Modern Life Is Rooted in Infrastructure01 Mar 2021
When you see a tree, you know it has roots. When you pull weeds, you aim to get all of those roots spread across the whole garden just beneath the ground. What you may not think of quite as intuitively is that modern infrastructure has roots too. This month, Aii will be taking a look at modern roots to explore what our infrastructure looks like beneath our feet and how to safely interact with it.
Under the buildings, homes, parks, rivers, and roads across America, well over 20 million miles of utilities are pulsing with the power, water, gas, and telecommunications services needed to keep modern life running. When you look up at a street lamp at night, you can rest assured that the cool light illuminating the street corner is powered by electrical lines at its base running under the sidewalk, street, and even the grass nearby.
It is not difficult to understand, only something most people don’t think about. Underground facilities are out of sight, out of mind. But it is critical that we keep these things in our minds.
It may not impact your day-to-day life to think that the fire hydrant in your neighborhood surely has a water line feeding it that runs the length of the street. It may not change how you relax in the evening to know that when you turn on your television, the cable and power come in from under your yard. But every year, hundreds of thousands of incidents occur when people dig into their yards, fields, or parks, and strike an underground line.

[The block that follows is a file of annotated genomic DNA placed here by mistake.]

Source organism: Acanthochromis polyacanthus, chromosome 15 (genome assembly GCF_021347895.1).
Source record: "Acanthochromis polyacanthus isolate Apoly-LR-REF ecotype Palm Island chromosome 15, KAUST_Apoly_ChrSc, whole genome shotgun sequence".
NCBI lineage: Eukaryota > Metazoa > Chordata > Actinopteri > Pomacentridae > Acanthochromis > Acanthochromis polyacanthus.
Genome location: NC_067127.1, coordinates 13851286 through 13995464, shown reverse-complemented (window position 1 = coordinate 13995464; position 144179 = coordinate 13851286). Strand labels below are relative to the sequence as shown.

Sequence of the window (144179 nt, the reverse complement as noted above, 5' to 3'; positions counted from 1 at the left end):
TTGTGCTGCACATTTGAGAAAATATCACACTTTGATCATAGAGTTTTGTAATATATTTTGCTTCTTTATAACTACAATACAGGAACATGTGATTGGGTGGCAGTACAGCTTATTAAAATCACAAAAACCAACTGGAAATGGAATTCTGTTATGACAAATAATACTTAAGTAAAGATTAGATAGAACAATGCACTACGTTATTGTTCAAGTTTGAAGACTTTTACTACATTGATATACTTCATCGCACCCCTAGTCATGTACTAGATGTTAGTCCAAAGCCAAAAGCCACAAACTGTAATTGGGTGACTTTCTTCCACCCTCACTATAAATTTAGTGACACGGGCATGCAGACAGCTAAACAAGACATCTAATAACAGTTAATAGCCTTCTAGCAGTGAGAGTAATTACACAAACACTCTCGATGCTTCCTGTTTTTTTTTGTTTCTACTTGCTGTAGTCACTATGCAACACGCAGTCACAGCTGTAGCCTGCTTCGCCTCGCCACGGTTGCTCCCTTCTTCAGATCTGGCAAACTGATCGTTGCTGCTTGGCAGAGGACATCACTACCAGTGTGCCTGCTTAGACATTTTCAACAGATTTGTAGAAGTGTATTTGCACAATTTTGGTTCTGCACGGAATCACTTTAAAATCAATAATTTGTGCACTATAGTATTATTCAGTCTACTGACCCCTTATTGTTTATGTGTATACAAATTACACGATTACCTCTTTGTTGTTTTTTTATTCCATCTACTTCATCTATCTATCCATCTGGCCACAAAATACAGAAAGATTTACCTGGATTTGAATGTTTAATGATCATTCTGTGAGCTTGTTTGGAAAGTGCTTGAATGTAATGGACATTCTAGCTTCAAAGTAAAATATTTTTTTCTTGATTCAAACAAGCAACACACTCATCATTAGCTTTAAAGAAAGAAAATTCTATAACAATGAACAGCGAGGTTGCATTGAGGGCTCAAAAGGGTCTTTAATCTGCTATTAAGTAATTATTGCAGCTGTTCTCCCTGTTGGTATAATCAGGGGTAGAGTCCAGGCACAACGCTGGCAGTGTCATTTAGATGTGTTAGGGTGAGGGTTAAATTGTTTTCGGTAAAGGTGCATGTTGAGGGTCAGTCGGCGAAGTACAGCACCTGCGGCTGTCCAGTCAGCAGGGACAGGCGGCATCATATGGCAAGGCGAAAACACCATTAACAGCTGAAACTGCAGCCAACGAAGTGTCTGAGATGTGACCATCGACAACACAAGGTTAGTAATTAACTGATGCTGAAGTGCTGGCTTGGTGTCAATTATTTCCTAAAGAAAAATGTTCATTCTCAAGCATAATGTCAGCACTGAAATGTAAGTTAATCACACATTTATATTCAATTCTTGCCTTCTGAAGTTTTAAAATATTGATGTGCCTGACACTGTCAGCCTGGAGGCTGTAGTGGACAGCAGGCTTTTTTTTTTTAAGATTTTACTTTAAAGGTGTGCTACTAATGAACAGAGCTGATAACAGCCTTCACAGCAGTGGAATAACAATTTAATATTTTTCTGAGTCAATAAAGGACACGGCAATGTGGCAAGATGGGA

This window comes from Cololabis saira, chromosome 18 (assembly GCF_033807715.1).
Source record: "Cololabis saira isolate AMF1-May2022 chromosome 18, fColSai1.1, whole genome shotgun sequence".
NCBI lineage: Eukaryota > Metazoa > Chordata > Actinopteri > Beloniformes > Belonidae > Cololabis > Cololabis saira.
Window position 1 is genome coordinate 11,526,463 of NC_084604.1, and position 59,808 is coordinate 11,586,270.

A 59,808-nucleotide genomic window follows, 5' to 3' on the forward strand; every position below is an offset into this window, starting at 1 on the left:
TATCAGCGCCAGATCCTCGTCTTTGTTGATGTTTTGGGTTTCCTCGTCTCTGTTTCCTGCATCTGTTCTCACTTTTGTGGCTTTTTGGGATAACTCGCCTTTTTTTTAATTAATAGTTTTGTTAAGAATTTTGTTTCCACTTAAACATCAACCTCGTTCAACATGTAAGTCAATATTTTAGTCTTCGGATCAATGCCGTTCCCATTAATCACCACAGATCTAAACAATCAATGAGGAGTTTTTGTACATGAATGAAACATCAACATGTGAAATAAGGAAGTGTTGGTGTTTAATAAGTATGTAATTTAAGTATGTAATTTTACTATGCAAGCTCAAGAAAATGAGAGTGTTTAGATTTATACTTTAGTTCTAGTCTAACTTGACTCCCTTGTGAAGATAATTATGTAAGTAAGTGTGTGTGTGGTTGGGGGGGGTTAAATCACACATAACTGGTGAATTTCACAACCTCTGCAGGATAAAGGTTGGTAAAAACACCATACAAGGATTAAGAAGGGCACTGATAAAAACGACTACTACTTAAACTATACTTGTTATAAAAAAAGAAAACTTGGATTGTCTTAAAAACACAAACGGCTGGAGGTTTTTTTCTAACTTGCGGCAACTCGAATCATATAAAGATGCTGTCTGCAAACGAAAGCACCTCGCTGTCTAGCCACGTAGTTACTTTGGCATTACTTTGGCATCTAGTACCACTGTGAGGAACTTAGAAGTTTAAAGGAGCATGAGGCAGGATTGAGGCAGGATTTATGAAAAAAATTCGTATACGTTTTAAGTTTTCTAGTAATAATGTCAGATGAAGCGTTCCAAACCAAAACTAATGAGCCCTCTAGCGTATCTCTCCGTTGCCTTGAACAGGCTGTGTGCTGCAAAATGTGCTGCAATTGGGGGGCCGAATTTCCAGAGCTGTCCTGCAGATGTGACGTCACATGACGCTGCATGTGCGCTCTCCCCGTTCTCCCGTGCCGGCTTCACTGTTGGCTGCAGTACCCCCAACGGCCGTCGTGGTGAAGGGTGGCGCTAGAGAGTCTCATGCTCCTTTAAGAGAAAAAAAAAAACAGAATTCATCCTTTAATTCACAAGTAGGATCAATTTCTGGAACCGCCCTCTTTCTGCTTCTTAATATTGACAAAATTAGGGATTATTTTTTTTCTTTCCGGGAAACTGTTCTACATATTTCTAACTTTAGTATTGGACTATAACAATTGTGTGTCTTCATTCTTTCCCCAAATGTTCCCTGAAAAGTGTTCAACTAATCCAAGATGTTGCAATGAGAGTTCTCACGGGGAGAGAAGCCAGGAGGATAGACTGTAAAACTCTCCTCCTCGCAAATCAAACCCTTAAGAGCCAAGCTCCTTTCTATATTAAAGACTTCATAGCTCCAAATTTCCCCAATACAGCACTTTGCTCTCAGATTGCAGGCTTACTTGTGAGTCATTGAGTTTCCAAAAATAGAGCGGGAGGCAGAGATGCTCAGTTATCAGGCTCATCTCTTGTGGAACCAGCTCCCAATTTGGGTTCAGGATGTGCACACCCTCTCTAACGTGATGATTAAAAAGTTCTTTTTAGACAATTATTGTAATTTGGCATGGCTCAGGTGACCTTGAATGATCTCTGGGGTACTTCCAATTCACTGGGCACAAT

These modern roots should be as intuitive to us as the roots of plants. Everything that has power, water, gas, or Internet surely runs into the ground to interconnect with a wider system. And every time we see a piece of infrastructure above ground, we should understand that it most likely has roots running underground to supply energy and services to nearby buildings and homes.
Damage prevention is the practice of avoiding underground utilities when digging. It begins with a basic rule: call 811 before any digging project. More nuanced damage prevention rules govern how best to dig, what tools to use, and how different parties (e.g. the excavator, locator, utility company) interact with one another.
Stay with Aii this month during our #ModernRootsMarch educational series. You may learn to recognize new aspects of infrastructure around you. But most importantly, you can learn how to stay safe and protect others around you as well whenever you interact with the modern roots of American life!
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Written by Benjamin Dierker, Director of Public Policy
The Alliance for Innovation and Infrastructure (Aii) is an independent, national research and educational organization. An innovative think tank, Aii explores the intersection of economics, law, and public policy in the areas of climate, damage prevention, energy, infrastructure, innovation, technology, and transportation.